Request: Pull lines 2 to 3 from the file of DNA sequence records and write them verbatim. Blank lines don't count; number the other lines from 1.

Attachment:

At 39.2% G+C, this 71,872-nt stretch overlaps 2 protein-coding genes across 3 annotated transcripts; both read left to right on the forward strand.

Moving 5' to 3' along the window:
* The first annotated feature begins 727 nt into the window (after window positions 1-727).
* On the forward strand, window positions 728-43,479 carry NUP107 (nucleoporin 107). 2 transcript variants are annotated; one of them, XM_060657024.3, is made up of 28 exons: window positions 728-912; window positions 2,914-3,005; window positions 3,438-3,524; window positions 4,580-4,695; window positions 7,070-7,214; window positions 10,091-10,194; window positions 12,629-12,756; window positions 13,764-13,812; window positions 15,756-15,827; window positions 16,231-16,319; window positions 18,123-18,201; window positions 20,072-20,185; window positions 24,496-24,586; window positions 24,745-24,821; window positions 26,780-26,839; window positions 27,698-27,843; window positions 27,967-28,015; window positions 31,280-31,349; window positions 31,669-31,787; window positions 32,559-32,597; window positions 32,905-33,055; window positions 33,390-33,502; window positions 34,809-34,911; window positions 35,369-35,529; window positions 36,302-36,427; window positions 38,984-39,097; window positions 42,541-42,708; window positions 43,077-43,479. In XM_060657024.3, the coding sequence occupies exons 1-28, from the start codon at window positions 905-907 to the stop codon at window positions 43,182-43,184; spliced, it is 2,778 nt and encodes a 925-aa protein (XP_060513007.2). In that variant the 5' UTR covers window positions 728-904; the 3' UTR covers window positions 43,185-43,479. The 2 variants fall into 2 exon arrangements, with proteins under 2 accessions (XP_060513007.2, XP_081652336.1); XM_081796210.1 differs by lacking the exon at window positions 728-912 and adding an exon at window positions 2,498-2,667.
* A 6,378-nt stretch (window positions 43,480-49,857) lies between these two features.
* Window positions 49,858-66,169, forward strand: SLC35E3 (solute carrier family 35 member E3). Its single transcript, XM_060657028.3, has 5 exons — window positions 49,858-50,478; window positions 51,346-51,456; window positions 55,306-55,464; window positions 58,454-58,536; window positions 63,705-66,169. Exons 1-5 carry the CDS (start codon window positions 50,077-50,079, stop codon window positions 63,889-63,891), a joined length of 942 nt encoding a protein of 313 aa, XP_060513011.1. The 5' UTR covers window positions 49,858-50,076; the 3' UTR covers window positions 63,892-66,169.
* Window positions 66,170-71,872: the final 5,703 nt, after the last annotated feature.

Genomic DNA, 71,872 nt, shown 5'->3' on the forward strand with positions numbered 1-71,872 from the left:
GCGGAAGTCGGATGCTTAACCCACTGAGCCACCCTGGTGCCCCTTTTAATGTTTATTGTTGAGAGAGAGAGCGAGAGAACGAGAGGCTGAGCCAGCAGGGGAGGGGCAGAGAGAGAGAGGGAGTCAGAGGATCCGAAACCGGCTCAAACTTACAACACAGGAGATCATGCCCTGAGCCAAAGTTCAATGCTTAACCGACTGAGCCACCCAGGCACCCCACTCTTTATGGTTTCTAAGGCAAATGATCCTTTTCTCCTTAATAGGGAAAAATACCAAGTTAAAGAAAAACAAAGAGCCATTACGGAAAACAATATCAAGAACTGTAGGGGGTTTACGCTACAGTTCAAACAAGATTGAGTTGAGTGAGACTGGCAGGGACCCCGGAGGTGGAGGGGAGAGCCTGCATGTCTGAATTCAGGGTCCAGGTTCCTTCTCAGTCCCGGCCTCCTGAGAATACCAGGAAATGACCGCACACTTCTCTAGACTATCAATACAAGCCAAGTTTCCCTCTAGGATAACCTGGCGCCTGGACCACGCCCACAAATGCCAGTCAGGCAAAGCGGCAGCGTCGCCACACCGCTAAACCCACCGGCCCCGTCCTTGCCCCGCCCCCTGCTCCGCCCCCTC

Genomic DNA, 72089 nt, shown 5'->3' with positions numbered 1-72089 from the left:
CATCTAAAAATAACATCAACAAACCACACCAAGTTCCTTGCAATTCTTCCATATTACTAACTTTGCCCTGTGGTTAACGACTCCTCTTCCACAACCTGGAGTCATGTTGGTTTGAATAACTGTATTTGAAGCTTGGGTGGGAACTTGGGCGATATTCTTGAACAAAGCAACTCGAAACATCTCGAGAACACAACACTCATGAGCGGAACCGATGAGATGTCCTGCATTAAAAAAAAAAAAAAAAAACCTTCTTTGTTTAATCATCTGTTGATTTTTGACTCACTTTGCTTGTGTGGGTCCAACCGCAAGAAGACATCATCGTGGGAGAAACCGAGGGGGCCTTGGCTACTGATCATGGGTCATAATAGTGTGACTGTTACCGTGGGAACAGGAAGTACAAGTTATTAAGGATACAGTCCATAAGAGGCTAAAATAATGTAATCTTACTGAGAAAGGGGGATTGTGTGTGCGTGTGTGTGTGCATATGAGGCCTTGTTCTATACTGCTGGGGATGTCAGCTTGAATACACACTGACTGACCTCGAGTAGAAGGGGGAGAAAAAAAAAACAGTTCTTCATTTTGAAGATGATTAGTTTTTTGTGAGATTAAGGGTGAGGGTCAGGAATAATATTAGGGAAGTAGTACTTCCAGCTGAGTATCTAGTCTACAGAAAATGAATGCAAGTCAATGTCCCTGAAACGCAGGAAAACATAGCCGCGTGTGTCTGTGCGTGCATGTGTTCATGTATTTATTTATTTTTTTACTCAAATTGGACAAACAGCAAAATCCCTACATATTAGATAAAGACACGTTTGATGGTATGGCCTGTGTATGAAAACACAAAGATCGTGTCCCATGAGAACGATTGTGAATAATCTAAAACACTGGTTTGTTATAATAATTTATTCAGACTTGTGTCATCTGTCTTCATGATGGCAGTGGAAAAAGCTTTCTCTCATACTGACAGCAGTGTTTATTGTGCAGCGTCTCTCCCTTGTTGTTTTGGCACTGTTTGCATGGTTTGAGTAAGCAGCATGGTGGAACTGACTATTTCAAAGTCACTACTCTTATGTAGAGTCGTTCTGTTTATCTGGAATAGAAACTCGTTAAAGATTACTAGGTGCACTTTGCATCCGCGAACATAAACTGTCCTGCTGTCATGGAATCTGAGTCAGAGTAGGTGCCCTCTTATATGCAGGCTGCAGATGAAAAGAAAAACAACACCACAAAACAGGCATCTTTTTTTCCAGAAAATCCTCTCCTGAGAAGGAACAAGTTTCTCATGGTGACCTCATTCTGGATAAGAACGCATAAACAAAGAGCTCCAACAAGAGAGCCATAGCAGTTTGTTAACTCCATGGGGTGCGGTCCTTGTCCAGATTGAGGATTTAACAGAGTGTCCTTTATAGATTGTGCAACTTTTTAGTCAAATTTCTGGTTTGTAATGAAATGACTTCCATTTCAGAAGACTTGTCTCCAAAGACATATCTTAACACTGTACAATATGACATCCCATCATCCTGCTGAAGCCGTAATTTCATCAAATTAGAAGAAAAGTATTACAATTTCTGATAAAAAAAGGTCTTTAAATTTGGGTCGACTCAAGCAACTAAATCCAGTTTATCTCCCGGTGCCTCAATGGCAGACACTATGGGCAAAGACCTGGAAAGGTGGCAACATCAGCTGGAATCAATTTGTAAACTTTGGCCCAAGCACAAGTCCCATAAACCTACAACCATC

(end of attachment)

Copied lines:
Moving 5' to 3' along the window:
* The first annotated feature begins 727 nt into the window (after window positions 1-727).